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Table of Contents | How to win! | Morale | Scouting | Artillery | Offense | Defense | Ambushes | Battles | Campaign specific information (NEW!)

At last we get to the section that really separates the gurus from the also rans!

Civil War Generals II, Advanced Strategy Guide

If you think the last section was long, this one is longer and full of the real meat and potatoes of how to be a strong player of CWG2.  The essence of winning at CWG2 lies ultimately in your ability to retreat, rout or surrender a greater number of your opponents units than he does of yours.  (And being able to do it where you critically need to!)
Whether on offense or defense, the actual actions are surprisingly similar.  To a great extent, the attacker can determine/control the retreating direction of an opposing unit.  Understanding how this works is absolutely crucial so I will expand on it in detail. 
If all terrain behind a unit (behind is defined as the three hexes opposite the attacking unit) is the same, it will generally retreat to the hex directly opposite the attacker.  If this hex is occupied, (defined as having either an enemy or friendly unit in that hex), it will retreat to one of the two open hexes next to the directly behind  hex.  If the terrain on one side is open, or downhill, the retreating unit will most likely choose that hex over woods, rough or uphill terrain on the other side.  There is also a small 'randomizing' element in the game program that prevents this from being a surefire rule.  In general, the unit will retreat to the hex that costs it the least amount of movement points. 
If all three hexes on the behind side of a unit are occupied, the retreater will retreat into one of the two remaining open hexes on the attackers side.  If their is only one open hex, the unit will retreat into this open hex.  If a unit is surrounded by enemy units and forced to retreat he will surrender.  If one of the surrounding units is friendly, the retreater will retreat over him to the nearest unoccupied hex in that direction.  Units will not retreat over art/inf stacked together. Treat a hex like this as if it were a unit friendly to the attacker when determining retreat routes.  Certain creek/river hexes cannot be retreated over either.
Using this knowledge, we can attack an opponent with the goal of being able to hit repeatedly and or surrender an enemy unit.  A well organized (ie competent) defender generally places all his units more or less in a straight line.  A perfectly straight line gives an attacker few chances.  However, terrain and circumstances dictate that the line will almost never be straight.  Or maybe the defender is weak and unable to have an unbroken line.  Regardless, what you are looking for is opportunities to force an enemy unit to retreat to a  hex where more attackers can hit it or rout it, or where he can be surrounded and surrendered.   Sometimes the defender presents this opportunity by leaving a unit or two behind another unit. (This often happens the turn after an initial clash where both sides lines are disrupted.)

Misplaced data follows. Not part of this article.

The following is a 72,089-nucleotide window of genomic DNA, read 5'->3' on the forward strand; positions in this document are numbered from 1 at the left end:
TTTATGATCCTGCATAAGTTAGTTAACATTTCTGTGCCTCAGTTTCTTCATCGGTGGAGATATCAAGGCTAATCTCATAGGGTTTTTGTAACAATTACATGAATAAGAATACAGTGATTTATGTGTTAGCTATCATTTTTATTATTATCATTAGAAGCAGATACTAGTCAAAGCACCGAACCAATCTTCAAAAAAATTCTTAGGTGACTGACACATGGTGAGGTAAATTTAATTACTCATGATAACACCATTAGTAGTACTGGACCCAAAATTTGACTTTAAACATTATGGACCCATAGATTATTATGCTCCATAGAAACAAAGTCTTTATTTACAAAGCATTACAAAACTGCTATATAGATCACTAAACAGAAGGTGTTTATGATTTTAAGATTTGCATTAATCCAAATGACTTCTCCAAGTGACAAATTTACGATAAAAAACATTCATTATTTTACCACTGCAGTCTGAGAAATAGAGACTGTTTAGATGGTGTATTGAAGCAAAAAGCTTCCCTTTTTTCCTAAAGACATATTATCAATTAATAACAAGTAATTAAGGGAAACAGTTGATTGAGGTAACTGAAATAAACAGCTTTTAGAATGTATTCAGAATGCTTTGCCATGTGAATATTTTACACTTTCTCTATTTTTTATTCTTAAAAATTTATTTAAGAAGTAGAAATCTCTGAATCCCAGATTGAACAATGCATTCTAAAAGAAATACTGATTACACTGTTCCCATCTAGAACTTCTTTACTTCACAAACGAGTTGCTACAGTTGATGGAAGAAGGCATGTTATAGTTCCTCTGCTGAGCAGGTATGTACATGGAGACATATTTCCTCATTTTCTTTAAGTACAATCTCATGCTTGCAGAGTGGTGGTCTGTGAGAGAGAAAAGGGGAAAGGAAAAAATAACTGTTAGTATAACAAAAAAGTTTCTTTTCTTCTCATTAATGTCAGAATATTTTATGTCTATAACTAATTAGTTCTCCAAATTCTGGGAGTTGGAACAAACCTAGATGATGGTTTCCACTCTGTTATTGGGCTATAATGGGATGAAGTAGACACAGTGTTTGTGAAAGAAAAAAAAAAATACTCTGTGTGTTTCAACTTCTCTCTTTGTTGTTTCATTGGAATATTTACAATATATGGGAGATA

Take advantage of this situation by attacking from one of the three hexes on your side and leaving one or two hexes next to your opponent on your side vacant.  Then when you force him to retreat, he has moved closer to you where another unit can hit the target and using guidance from cleverly moved attackers, he can be further hit or routed.  CC's and cav bdes are often useful to move into place to further guide a retreating unit to where he can be surrounded.  Sometimes it is necessary to retreat an enemy unit into a blocking position so that a second attack on a different unit can then force that second unit to retreat toward the attacker to be routed or surrendered by other units.  I call this method of cutting off one unit from your opponent and then routing or surrounding him, the 'Slash and Burn' method of assault.  These tactics are so successful that if you are not familiar with them, your opponent can totally destroy you with them.   Conversely, if your opponent attacks and does not use them, you know you can probably defeat him soon and in detail.  (Being Yanks a few times at Gettys comes to mind!)